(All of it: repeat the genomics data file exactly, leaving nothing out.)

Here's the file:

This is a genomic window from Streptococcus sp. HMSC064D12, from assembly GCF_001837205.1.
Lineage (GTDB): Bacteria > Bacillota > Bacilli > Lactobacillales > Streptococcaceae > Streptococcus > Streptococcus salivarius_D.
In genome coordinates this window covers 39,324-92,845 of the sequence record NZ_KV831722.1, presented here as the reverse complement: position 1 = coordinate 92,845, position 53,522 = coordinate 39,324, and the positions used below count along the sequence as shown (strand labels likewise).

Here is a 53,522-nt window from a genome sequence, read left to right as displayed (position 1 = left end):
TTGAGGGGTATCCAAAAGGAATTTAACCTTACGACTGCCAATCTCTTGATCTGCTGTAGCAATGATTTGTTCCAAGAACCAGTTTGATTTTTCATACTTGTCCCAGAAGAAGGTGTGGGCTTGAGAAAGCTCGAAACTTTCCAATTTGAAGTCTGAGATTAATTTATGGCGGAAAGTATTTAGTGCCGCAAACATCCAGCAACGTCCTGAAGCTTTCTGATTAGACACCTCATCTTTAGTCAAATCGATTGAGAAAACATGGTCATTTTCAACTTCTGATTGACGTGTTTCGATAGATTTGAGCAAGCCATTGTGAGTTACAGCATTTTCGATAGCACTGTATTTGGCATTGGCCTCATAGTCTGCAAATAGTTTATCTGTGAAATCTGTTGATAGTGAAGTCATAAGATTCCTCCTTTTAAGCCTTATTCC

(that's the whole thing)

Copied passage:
This is a genomic window from Streptococcus sp. HMSC064D12, from assembly GCF_001837205.1.
Lineage (GTDB): Bacteria > Bacillota > Bacilli > Lactobacillales > Streptococcaceae > Streptococcus > Streptococcus salivarius_D.
In genome coordinates this window covers 39,324-92,845 of the sequence record NZ_KV831722.1, presented here as the reverse complement: position 1 = coordinate 92,845, position 53,522 = coordinate 39,324, and the positions used below count along the sequence as shown (strand labels likewise).

Here is a 53,522-nt window from a genome sequence, read left to right as displayed (position 1 = left end):
TTGAGGGGTATCCAAAAGGAATTTAACCTTACGACTGCCAATCTCTTGATCTGCTGTAGCAATGATTTGTTCCAAGAACCAGTTTGATTTTTCATACTTGTCCCAGAAGAAGGTGTGGGCTTGAGAAAGCTCGAAACTTTCCAATTTGAAGTCTGAGATTAATTTATGGCGGAAAGTATTTAGTGCCGCAAACATCCAGCAACGTCCTGAAGCTTTCTGATTAGACACCTCATCTTTAGTCAAATCGATTGAGAAAACATGGTCATTTTCAACTTCTGATTGACGTGTTTCGATAGATTTGAGCAAGCCATTGTGAGTTACAGCATTTTCGATAGCACTGTATTTGGCATTGGCCTCATAGTCTGCAAATAGTTTATCTGTGAAATCTGTTGATAGTGAAGTCATAAGATTCCTCCTTTTAAGCCTTATTCC